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03-12-2017 11:21 PM
I appreciate you trying to separate the recipe thread to this one for questions and stories. I'm not sure how successful it will be because the food of Jewish people is so rooted in the stories of why and how they came to be, then people are putting their own spin from their lives. I think it enhances the thread but it will be difficult to find recipes if we don't at least try to separate things some. Will roll with the flow no matter how it shakes out.
I have to admit, I am sorely confused by all the requirements and amazed at what you all know and practice. I know it is much easier being raised this way than trying to jump in mid-stream. I do have a question-I thought it was not practice to mix dairy with meat during certain observances, yet there are many mentions of lasagna and even a recipe or two shared. Do you not use cheese or did I not understand the information correctly? I can't imagine lasagna without cheese but I don't make it often although my family loves it (I personally don't like pasta except for Chinese Lo-mein which probably should get me kicked off the recipe forum altogether! ). In fact, it's a joke at our house when I do make pasta-the first thing DH asks is "Are you feeling ok?" I never made lasagna with "noodles" of zucchini but think i would like that but can't imagine leaving out cheese.
Also want to thank you for sharing your information and stories. I put a note on the Pot Sticker soup thread where I post most often, for those ladies to take a look at the original thread as it is just so interesting. I think your nic is lovely no matter what the root but having some Irish in my family line, your nic just brings thoughts of an Irish name. I understand why your nic is as it is.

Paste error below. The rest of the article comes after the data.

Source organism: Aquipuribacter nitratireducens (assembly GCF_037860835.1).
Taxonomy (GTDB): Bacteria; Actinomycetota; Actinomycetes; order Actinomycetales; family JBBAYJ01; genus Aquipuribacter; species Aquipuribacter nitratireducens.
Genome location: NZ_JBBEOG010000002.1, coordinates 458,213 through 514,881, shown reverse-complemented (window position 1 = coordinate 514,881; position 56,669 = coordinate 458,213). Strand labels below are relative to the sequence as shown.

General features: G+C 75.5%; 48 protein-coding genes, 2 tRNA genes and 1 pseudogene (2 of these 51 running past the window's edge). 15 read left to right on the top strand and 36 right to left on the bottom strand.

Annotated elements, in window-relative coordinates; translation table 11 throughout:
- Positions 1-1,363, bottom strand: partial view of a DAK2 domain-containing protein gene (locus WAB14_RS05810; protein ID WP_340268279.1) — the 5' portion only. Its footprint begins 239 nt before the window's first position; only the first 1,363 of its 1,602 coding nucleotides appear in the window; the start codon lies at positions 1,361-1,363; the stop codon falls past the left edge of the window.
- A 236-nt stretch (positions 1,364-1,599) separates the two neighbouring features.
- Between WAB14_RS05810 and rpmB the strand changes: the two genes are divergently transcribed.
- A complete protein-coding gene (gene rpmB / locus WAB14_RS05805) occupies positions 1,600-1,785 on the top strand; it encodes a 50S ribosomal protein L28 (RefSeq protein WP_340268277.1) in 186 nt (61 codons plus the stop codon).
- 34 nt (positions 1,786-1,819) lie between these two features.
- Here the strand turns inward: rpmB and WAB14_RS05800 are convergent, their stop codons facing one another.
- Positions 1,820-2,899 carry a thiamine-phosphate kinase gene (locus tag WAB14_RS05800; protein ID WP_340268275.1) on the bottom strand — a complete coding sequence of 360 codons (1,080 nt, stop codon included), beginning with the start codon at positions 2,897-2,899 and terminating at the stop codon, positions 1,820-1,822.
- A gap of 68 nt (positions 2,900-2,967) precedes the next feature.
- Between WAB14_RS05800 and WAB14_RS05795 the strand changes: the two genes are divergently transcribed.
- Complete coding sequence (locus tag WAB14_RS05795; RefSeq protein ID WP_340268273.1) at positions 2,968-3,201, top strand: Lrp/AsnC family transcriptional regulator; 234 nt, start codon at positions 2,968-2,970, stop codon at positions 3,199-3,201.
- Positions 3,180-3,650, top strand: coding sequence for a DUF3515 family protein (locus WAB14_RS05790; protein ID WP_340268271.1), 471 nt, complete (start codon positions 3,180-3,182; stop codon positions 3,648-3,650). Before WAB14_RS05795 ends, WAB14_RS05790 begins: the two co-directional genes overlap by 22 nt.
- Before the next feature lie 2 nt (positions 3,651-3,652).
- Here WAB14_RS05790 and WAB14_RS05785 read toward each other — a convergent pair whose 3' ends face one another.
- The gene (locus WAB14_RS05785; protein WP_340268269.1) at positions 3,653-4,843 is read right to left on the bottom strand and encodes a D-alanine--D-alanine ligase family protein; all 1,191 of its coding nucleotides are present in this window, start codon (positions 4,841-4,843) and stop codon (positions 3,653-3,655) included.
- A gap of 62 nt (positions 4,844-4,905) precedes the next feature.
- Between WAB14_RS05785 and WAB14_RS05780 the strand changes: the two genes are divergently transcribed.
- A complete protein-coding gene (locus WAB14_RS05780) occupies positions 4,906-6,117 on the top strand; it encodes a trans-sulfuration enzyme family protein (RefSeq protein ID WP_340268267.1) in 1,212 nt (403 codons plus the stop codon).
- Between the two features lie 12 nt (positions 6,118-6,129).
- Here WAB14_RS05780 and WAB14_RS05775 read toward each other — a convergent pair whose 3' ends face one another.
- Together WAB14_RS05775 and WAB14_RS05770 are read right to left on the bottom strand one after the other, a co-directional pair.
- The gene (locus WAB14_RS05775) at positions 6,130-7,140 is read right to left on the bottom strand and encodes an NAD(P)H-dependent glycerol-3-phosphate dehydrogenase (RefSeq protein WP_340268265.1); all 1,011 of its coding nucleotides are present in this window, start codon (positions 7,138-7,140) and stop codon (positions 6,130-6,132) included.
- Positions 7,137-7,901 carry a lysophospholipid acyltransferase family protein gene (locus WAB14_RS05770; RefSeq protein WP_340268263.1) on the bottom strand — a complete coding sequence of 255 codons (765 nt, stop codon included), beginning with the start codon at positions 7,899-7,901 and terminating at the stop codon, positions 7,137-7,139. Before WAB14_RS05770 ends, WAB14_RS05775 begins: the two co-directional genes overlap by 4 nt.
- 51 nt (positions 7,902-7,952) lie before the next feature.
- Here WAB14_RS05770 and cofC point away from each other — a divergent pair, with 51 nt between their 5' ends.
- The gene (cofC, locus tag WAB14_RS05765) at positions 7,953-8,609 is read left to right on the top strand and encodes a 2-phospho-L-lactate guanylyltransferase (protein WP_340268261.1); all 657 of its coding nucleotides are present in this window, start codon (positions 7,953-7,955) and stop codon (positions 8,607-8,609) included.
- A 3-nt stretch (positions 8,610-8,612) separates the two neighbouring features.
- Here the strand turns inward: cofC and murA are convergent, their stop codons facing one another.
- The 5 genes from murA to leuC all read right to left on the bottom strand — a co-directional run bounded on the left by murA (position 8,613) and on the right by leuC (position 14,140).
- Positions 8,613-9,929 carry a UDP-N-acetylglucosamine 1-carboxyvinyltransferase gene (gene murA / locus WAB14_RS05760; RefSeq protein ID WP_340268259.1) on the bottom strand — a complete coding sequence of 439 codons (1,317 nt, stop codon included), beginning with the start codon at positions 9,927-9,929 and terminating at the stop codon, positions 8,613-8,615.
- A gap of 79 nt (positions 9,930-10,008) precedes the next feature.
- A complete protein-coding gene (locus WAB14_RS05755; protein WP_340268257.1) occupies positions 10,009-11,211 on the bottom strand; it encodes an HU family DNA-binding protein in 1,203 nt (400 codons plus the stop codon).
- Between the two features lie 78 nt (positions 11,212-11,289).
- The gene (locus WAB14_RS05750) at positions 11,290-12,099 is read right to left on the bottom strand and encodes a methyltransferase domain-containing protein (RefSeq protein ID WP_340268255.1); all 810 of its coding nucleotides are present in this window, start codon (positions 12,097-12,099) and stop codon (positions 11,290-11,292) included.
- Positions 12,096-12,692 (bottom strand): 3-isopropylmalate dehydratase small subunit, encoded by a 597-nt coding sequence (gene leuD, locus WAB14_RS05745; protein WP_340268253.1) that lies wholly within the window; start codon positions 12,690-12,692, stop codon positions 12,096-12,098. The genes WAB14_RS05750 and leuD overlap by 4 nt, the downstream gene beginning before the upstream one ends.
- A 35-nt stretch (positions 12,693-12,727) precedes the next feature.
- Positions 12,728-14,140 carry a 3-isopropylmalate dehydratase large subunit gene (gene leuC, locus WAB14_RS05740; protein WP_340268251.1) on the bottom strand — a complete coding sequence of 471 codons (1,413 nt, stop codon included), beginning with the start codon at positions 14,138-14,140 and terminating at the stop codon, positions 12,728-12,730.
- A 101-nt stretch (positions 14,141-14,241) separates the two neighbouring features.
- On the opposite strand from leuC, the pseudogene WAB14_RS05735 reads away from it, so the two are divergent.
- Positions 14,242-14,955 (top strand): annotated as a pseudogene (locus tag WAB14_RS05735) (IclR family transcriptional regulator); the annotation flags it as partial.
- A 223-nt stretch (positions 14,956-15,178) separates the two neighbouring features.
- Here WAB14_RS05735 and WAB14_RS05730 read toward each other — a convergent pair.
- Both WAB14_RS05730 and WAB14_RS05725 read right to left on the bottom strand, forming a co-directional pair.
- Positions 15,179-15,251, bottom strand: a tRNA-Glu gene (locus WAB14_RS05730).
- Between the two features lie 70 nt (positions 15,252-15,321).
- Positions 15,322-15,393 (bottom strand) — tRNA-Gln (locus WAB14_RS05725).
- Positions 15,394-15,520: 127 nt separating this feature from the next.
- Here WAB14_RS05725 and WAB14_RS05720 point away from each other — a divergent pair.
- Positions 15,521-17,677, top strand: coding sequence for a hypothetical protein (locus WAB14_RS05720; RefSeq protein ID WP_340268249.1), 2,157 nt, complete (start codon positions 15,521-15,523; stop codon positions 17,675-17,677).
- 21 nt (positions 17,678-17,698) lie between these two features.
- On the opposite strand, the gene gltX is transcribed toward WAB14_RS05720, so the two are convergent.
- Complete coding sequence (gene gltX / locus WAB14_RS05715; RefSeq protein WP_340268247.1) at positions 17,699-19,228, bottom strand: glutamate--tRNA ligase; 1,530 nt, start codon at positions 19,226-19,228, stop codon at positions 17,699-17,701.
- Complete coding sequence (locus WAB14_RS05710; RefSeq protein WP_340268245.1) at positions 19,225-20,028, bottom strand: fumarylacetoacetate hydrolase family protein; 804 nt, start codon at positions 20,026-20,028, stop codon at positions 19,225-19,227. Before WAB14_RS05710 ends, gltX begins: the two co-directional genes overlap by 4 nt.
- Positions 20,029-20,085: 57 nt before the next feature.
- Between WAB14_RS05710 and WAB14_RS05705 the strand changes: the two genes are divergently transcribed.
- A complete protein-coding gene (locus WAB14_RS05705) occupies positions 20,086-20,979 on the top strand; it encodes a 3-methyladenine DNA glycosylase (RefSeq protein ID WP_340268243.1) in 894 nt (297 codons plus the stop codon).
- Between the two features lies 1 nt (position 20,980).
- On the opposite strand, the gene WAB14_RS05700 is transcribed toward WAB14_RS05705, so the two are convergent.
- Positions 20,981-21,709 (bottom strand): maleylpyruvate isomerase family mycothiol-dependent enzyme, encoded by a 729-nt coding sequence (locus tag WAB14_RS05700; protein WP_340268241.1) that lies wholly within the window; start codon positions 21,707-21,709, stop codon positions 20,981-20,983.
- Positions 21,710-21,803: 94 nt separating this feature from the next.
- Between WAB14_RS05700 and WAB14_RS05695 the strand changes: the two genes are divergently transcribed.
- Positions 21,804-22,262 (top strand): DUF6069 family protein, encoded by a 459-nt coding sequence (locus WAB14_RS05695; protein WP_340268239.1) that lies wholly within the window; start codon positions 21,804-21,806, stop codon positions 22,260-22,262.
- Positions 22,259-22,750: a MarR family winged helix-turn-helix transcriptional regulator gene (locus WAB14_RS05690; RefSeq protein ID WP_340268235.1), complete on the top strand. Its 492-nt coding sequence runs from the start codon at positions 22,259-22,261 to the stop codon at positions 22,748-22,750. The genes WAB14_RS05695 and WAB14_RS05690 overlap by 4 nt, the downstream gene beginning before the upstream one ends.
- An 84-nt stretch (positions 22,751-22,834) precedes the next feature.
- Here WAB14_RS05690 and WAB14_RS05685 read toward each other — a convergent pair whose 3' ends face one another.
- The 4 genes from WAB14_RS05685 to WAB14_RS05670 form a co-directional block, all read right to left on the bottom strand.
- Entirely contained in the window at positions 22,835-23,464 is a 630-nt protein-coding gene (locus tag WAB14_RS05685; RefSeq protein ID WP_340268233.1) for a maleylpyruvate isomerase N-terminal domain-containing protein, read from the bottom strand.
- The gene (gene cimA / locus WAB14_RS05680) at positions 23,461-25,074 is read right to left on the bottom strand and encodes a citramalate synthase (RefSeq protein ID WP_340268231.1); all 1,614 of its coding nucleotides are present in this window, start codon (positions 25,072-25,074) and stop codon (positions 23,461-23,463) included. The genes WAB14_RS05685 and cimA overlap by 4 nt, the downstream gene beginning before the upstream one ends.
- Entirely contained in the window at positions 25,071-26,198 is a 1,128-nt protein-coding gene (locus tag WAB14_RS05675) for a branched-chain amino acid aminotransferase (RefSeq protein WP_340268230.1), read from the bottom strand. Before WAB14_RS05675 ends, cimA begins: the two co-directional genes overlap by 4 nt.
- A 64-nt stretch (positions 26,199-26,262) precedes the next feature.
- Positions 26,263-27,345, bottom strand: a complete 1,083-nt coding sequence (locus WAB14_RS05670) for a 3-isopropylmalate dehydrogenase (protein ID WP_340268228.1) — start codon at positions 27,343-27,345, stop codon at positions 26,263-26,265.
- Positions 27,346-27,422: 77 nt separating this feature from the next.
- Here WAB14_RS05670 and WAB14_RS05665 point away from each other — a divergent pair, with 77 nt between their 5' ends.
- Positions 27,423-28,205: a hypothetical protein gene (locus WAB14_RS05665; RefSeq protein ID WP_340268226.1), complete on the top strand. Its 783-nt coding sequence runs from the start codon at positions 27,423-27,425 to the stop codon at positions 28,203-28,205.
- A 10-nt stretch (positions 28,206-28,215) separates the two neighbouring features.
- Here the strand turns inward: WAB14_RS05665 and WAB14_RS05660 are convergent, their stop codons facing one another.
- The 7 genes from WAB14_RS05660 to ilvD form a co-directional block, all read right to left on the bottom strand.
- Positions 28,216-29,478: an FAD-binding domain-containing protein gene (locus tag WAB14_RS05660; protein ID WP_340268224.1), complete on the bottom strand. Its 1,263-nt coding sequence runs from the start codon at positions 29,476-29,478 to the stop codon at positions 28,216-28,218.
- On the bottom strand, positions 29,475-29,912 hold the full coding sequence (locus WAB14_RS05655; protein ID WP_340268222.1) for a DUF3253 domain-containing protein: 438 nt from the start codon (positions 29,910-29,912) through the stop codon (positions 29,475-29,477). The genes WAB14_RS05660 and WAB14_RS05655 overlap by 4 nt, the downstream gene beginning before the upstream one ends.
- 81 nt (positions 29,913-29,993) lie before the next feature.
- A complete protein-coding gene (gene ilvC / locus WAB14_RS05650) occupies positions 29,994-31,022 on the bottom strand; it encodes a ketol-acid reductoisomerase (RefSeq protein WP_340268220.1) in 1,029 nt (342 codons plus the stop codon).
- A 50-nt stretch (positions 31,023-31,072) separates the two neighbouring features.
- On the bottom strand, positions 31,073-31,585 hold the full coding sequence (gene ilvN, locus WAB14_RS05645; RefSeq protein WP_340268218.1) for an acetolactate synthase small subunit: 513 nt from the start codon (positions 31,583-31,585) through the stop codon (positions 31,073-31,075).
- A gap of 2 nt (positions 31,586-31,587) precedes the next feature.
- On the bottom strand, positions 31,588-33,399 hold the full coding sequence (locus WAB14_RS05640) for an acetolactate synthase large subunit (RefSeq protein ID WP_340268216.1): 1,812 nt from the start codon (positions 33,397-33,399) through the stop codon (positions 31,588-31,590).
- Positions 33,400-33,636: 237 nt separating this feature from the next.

I am tired as we had our St. Paddys Day dinner today with our family and while we had a grand day, I am exhausted. Please sleep peacefully; maybe I will be a tad more energetic tomorrow but if not, you all know why!
Peace my friend.
03-13-2017 08:05 AM
@mustang66lady, to answer your question-I will take responsibility for this we don't mix milk and meat....this is not a criticism of those who do because in modern times, we have two separate types of cattle raised in huge herds: those for dairy, and those for meat.
The original law is "You shall not boil a kid in its mother's milk" The Rabbis taught us to respect every aspect of food-and to respect the life force and gifts an animal gives us. What could be more cruel than cooking a animal in its mother's life giving milk""? That's why we separate milk from meat.
Kosher butcher's are not merely butcher's by any means. That story that Cherry shared was entertaining, but sent shudders down my spine. Sunala pointed out he could have lost his livelihood, but he could have faced the worst fate: excommunication. Yes, it's that serious. There are very specific commandments regarding what may and may not be eaten that are followed and discussed to this day...
So, we have our lasagna: in an Orthodox home, no such dish would ever be made with cheese.
We don't have a Kosher kitchen, but during Preach, we do not mix milk and meat. For my family, it underscores and reminds us of our Jewish identity. There are some who do-that's ok. None of us are in the position to pass moral judgement....although passing judgment would be done in smaller insulated communities.
In general, Jews do not to seek out converts: you take on a lot by entering the Jewish Community because you are actively entering an agreement the Children of Israel accepted from Adonai to be His people. He did not choose us: He made it clear on Sinai that we were taking on a lot and he expected a lot from us-rules and all! Please read the Book of Leviticus: that will give you a really good understanding of why we do what we do. Read it with the idea that Jesus, as a Rabbi, would have known about every inch of those rules-and the laws that were offshoots of the original laws-the Halacha-that are in place to protect the original laws. It will explain so much and answer many of your questions.
03-13-2017 08:25 AM